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Poland ready to receive Libyan refugees


rybnik 18 | 1,462
13 Apr 2011 #61
Why it always has to be Europe or/and US coming to the rescue?

Because we are civilized people; we are predominantly charitable people and because it's the right thing to do. :)
ShortHairThug - | 1,103
13 Apr 2011 #62
My point entirely

Then you’re missing my, after all aren’t you doing it under humanitarian banner? Time to do some of it now, what are a thousand refugees as you have pointed out, France and Britain can easily absorb them. Do you honestly think that it's it, just a beginning mark my words. We said no to the war this time and we will gladly sit it out watching you dig yourself a deeper and deeper grave. Time to put the action where your mouth is, don’t pass on the bock, it’s your mess deal with it. It has nothing to do with the EU.
JonnyM 11 | 2,620
13 Apr 2011 #63
after all aren’t you doing it under humanitarian banner?

Under what? Poland is doing it 'under' treaties the Polish government have signed.

France and Britain can easily absorb them

Plenty there already, so yes.

We said no to the war this time and we will gladly sit it out watching you dig yourself a deeper and deeper grave

"We"? Aren't you an American? We in Poland are part of Europe which has common protocols on refugees.

It has nothing to do with the EU.

Quite a lot really, since we are a member.
ShortHairThug - | 1,103
13 Apr 2011 #64
BS. And you know it. How do you think it’s all going to play out? You will install puppet regime there, corrupt the few as usual to control resources, your colonial ambition fulfilled and back to the same old. This is not about a genuine freedom for the people, period. We want no part of it as it will only benefit you at the end. I think the Libyan’s realize too.

Word to the wise, cut that American BS. You're insulting me. You don't want to make it personal trust me.
JonnyM 11 | 2,620
13 Apr 2011 #65
your colonial ambition fulfilled and back to the same old.

Poland has a "colonial ambition"?

We want no part of it

Your president and government are very involved.

You don't want to make it personal trust me.

Is that a threat? Wow, an internet warrior!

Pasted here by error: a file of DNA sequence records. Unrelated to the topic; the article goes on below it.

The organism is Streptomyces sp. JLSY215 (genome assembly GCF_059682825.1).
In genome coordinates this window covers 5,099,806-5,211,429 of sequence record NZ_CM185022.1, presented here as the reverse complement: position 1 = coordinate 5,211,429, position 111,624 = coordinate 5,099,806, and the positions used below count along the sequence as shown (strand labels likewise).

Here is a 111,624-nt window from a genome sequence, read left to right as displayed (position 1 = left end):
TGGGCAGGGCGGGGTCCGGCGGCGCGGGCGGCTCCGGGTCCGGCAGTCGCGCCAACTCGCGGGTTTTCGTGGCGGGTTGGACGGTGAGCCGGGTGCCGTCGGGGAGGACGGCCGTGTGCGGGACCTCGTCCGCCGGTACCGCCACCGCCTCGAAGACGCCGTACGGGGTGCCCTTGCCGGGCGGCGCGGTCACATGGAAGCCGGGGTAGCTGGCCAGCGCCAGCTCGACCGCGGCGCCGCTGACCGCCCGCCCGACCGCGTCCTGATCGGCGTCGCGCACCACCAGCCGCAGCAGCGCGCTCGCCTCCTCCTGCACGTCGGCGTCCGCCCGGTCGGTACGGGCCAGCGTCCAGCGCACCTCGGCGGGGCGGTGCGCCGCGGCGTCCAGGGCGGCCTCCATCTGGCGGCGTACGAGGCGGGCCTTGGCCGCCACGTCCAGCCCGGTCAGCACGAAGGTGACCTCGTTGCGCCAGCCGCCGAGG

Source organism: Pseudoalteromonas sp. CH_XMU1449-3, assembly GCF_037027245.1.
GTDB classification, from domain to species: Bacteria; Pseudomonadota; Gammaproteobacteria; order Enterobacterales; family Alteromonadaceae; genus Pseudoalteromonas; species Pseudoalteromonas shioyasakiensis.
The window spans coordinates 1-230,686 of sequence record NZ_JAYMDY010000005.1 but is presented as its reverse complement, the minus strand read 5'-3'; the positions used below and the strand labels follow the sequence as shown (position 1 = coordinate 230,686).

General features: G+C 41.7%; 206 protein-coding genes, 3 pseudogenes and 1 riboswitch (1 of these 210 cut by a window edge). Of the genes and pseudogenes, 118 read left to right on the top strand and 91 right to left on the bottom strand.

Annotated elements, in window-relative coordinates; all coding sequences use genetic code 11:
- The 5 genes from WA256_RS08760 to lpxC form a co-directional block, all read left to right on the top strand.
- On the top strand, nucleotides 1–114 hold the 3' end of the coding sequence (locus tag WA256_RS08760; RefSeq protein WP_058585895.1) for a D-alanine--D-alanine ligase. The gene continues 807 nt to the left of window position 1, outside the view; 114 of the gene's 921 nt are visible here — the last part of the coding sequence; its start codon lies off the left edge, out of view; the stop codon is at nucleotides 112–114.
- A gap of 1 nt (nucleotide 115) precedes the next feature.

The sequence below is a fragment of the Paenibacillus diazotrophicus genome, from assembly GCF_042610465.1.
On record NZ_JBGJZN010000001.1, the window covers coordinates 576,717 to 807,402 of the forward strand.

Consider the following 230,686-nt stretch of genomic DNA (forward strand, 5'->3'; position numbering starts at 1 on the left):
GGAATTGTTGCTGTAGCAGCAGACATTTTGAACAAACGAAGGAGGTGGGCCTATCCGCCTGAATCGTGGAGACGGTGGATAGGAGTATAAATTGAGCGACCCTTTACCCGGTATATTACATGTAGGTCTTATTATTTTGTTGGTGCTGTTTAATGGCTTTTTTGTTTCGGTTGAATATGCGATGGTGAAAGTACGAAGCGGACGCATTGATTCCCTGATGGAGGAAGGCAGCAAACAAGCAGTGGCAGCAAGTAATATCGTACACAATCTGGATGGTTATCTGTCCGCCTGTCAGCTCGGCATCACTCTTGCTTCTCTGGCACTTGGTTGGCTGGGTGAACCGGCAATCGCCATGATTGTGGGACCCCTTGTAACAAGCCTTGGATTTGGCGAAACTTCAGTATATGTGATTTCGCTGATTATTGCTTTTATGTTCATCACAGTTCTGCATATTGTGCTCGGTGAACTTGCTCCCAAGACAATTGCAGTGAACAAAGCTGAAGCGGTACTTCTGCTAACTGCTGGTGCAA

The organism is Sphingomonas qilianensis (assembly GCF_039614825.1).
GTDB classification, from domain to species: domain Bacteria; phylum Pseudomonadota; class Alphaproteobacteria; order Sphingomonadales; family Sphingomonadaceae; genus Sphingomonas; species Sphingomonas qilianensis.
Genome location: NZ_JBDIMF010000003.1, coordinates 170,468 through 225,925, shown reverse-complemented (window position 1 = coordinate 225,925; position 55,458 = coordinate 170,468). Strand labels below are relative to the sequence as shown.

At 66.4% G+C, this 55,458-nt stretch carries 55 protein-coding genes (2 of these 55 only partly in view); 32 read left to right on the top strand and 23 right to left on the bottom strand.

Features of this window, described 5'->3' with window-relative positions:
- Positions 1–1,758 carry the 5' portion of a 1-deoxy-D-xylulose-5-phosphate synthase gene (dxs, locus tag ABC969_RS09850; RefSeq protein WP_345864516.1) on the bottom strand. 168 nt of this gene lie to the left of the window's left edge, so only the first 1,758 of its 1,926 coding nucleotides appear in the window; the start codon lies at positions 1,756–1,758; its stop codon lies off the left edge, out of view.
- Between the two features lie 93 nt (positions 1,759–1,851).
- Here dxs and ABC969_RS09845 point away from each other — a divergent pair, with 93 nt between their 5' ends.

Hard to say anything about a 'puppet regime' since there's nobody waiting in the wings and Moussa Koussa is likely to be prosecuted. One thing is clear, most people want Gaddafi out. And fast.
ShortHairThug - | 1,103
13 Apr 2011 #66
Hard to say anything about a 'puppet regime' since there's nobody waiting in the wings

That’s the beauty of it all, why do you suppose that France jumped on it so fast? LOL

Moussa Koussa is likely to be prosecuted. One thing is clear, most people want Gaddafi out. And fast.

Who cares about the fate of Moussa Koussa. They really have something to look forward to then, to see another take his place with your blessing. Wow a real revelation there.
JonnyM 11 | 2,620
13 Apr 2011 #67
That’s the beauty of it all, why do you suppose the France jump at it so fast? LOL

Contracts, dear boy, contracts. Check out Harouge inter alia.

Who cares about the faith of Moussa Koussa. The really have something to look forward to then, to see another take his place with your blessing. Wow a real revelation there.

What have you been smoking? And did it come from Libya? ;-)
ShortHairThug - | 1,103
13 Apr 2011 #68
Contracts, dear boy, contracts.

Now you're talking. Something we can both agree on.

What have you been smoking? And did it come from Libya? ;-)

Nope from Greece I believe, :)
JonnyM 11 | 2,620
13 Apr 2011 #69
Now you're talking. Something we can both agree on.

Remember that France was the big player in Iraq during the Saddam regime and is very keen for a piece of the action in Libya where French companies were building a bit of a foothold but only as engineering sub-contractors.

The question on everybody's lips here is what will happen when Gaddafi is gone and how long reconstruction will take. And who is arming the rebels. Britain is largely innocent - they stand to lose a lot because of all this and Cameron seemed really unprepared.

I was supposed to be there now, a really good short term contract (for a French firm) on the mediterranean coast, basking in the sun. But off to Mexico (the Deepwater Horizon repairs) on Saturday, so not all bad.

Nope from Greece I believe, :)

Wow - I've never had Greek - is it good?
PlasticPole 7 | 2,649
13 Apr 2011 #70
Remember that France was the big player in Iraq during the Saddam regime and is very keen for a piece of the action in Libya where French companies were building a bit of a foothold but only as engineering sub-contractors.

And don't forget Vietnam. Wherever France goes, trouble follows.
Bzibzioh
13 Apr 2011 #71
Because we are civilized people; we are predominantly charitable people and because it's the right thing to do. :)

Could some Africans, Chinese, Arabs, Indians, South Americans try to be civilized and charitable too?